Just to clarify, as this blog post will shortly become rife with double entendres, boning refers to flexible, plastic reinforcements sewn into the linings of garments to provide structure. These structural supports were originally made from whalebone, or wood or similar materials for the purpose of changing the shape of the human form through corsets. The shape of corsets changed with the centuries and the fashions (and theories of health), but they were an important component in supporting some of the more massive skirts that have at times been in vogue. In the case of my sundress, the boning in the bodice holds the dress up; the neckties could be comfortably omitted.

simplicity 1606 back

As this sundress was something of an experiment with new construction techniques, I made it with free fabric – always a good idea for experiments. This dress started life as a twin bed sheet which appeared to have been used as a dropcloth at some point. Lucky for me, it was possible to cut around the occasional drop of blue paint. The old cotton is soft and thin from years of use, but the white floral pattern on a buttery yellow background is still charming. I couldn’t find the narrow boning called for in the pattern, which was problematic as the pattern pieces only allowed just enough room for the boning and this style dress needs a snug fit. The pattern suggests using 3/8 inch width boning, but I could only find 1/2 inch width. My potentially ill-advised solution? The boning I used is made with a flat plastic core surrounded by a fabric casing. I ended up taking the narrow plastic bit out of the fabric casing and just using that part. I was afraid it would be more prone to stabbing me in the side when worn, but this has yet to be a problem.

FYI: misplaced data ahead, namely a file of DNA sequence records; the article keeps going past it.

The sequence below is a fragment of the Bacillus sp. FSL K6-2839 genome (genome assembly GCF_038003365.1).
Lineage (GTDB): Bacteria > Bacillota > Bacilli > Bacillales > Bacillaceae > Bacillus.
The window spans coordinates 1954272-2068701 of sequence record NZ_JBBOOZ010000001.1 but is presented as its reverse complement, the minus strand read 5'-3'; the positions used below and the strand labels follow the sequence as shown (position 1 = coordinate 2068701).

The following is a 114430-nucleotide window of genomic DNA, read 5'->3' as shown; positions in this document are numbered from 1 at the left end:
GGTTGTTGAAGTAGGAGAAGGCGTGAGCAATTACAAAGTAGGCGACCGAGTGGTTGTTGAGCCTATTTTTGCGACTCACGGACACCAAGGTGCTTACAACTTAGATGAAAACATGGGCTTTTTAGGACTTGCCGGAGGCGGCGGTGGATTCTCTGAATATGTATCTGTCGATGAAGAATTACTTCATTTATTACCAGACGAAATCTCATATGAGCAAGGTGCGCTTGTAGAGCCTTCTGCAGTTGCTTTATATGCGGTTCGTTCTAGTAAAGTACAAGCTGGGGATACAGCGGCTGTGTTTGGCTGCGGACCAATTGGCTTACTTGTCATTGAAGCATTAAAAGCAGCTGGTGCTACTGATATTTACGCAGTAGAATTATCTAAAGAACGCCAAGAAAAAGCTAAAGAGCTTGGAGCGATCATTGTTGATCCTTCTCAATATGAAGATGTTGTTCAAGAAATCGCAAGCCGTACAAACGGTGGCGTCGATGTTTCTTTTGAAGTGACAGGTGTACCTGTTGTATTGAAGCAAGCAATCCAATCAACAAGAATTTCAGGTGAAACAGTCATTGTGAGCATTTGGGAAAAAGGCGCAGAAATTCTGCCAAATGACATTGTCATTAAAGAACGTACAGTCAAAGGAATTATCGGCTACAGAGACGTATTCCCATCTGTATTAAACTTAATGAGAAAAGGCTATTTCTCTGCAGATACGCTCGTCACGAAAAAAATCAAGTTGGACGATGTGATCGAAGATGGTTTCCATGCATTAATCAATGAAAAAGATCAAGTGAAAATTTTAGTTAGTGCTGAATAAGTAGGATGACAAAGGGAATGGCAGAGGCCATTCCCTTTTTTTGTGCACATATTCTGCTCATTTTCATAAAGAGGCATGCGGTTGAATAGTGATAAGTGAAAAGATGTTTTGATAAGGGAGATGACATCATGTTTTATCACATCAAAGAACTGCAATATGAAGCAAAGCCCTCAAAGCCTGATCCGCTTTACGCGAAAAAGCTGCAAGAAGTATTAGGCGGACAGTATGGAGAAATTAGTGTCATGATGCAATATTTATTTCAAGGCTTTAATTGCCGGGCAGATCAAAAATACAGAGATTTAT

Simplicity 1606 three

The actual construction was very straightforward. There was very little fussy easing, the seams all matched, the neck ties were simple to attach, and the lining kept the bodice neat without any need to finish many seams. The trickiest part was sewing in the boning, but even that was simple. The bodice is lined and the boning goes in the lining seam allowances. The instructions have you sew the lining together just as you do the bodice, but then you sew your seam allowances together to make a pocket for the boning. You then cut the boning to the length of your seam, slip it in the pocket, sew along the end, and repeat for the next one. Since the boning comes packaged in a coil, it has a tendency to curl, so I just turned the curved piece in to mirror the body line. I am no expert, but it certainly seems to be working! I imagine this pattern would be easy to adjust for a wide variety of different sizes and shapes. The only adjustment I made was to take the dress in a bit at the top of the side seams to get a snug fit and keep the dress in place.

Simplicity 1606 one

The finished product is shockingly comfortable. I wore it all day at the office without any problems, though that did mean 10+ hours with minimal slouching. Huzzah for good posture! The neck ties are long enough without being too long. The skirt is unlined and my fabric is very thin, so I do need to wear a slip with this dress.

Would I make this dress again? In a heartbeat, but for the sundress version, I might try adding some elastic at the back instead of using boning to hold the dress up. While comfortable, the boning goes against the spirit of an easy, breezy summer sundress. The sleeveless version would be wearable year-round, so I may go that route next time.

For now, the next occupier of this space remains unclear. A busy school year looms ominously, but I’m hanging out in my sundress of sunshine and denial.